The best part of being an entrepreneur is the freedom. I’m a wife, mommy, and then I’m an entrepreneur. Having the flexibility to keep my family a priority and still have a career, but on my own terms, is priceless. When I wake up, knowing that I can take my daughter for a walk on a nice day without “taking off”, grab a chai tea latte without rushing back from a “lunch break,” and then crank out work for my business at 2pm or 2am is the dream. It’s not that I work less as an entrepreneur (I actually work more), it’s that I can work when and however I feel like. That’s the best and most challenging part, actually.
I’m a creative, so I’m not a naturally organized person. I have to overcome the challenge of disciplining myself during my dedicated work hours even when I don’t feel like I have any inspiration to brand anything!
5. How do you stay motivated and continue to grow, personally and professionally?
Next to God, the person that I most believe in is myself. Keeping a strong mindset, trusting my magic, and surrounding myself with people who do the same has been a huge part of my personal journey as an entrepreneur. I also have a tribe of like-minded entrepreneurial women who hype me up on the group text! On the days that I doubt myself, they remind me that I am, in fact, pretty dope.
To sharpen my craft, I read. A LOT. I try to mix up fiction and nonfiction, physical and audio, stepping outside of my world of branding at times so that I can gain a more varied perspective on storytelling. Like right now, I’m re-reading The 7 Habits of Highly Effective People by Stephen Covey, cracking open We Were Eight Years in Power by Ta-Nehisi Coates, and listening to Breaking Busy by Ali Worthington.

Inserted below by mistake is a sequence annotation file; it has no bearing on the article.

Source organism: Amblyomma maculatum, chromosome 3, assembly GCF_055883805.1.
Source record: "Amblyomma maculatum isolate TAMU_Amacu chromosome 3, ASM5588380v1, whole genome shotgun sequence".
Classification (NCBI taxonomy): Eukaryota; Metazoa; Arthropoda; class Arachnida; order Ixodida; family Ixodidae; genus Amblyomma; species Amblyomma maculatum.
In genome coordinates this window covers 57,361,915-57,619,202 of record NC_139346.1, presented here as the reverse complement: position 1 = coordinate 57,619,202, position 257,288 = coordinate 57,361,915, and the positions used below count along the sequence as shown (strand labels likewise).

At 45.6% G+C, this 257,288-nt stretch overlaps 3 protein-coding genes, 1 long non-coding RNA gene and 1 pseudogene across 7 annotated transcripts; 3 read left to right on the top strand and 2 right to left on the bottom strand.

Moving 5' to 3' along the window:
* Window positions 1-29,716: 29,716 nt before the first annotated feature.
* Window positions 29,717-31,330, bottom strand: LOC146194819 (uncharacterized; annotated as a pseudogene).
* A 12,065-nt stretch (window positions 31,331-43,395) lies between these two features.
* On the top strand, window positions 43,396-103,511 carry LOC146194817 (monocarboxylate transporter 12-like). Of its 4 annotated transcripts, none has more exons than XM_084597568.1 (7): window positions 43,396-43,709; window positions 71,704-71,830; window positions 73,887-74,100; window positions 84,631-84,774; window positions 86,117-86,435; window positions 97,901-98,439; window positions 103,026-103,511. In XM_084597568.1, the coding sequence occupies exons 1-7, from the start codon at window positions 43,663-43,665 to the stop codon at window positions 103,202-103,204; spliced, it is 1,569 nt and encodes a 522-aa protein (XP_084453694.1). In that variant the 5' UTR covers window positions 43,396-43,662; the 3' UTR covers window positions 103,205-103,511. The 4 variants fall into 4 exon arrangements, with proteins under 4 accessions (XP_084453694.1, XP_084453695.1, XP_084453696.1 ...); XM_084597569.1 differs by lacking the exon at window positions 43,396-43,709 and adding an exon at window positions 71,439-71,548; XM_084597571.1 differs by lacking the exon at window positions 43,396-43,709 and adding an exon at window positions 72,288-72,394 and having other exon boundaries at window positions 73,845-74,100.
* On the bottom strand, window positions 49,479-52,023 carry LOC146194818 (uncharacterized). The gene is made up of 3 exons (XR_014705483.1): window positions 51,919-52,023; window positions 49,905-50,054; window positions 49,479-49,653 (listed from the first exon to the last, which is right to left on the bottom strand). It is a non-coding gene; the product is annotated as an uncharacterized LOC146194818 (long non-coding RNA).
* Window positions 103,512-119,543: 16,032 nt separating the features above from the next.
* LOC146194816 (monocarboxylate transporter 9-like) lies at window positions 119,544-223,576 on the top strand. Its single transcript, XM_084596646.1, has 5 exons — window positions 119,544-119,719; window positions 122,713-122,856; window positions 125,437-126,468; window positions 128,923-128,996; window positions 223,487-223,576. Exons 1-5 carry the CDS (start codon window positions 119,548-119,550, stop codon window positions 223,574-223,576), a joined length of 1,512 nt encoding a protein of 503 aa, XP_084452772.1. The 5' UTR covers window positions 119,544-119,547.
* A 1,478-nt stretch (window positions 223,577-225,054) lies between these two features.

6. What’s your nighttime routine?
After putting my kids to bed, my husband and I usually like to enjoy some quiet time before I spend the last bit of my brain reading something. I’m a writer, so in order for me to be fresh in the morning, I need to digest some form of language in the evening. If I’ve had a long and draining day, I’ll binge watch something on ABC that requires little to no brainpower to process.
7. What’s one piece of advice you would give to other entrepreneurs in the branding industry?
Entrepreneurship is as sexy as it is scary. It requires a tremendous amount of audacity, grit and patience. If there’s one thing that I’ve learned that I would pass off to others, it’s that there’s no elevator to the top of success. We all have to take the stairs. One of my favorite entrepreneurs, Daymond John, once said: “Every overnight success took 15 years.” I 100% subscribe to this notion. It’s easy to look on social media at everyone’s highlight reel, and feel like it’s taking you too long to get to where you “should” be. I’ve struggled with feeling like I’m not building my business fast enough or that I’m not “known” enough. Then I have to remind myself that my time is my time, and what happens behind the scenes is more important to growth than what actually gets seen.
Thank you Amber, for sharing your drive and passion with us! Follow Amber on her website here!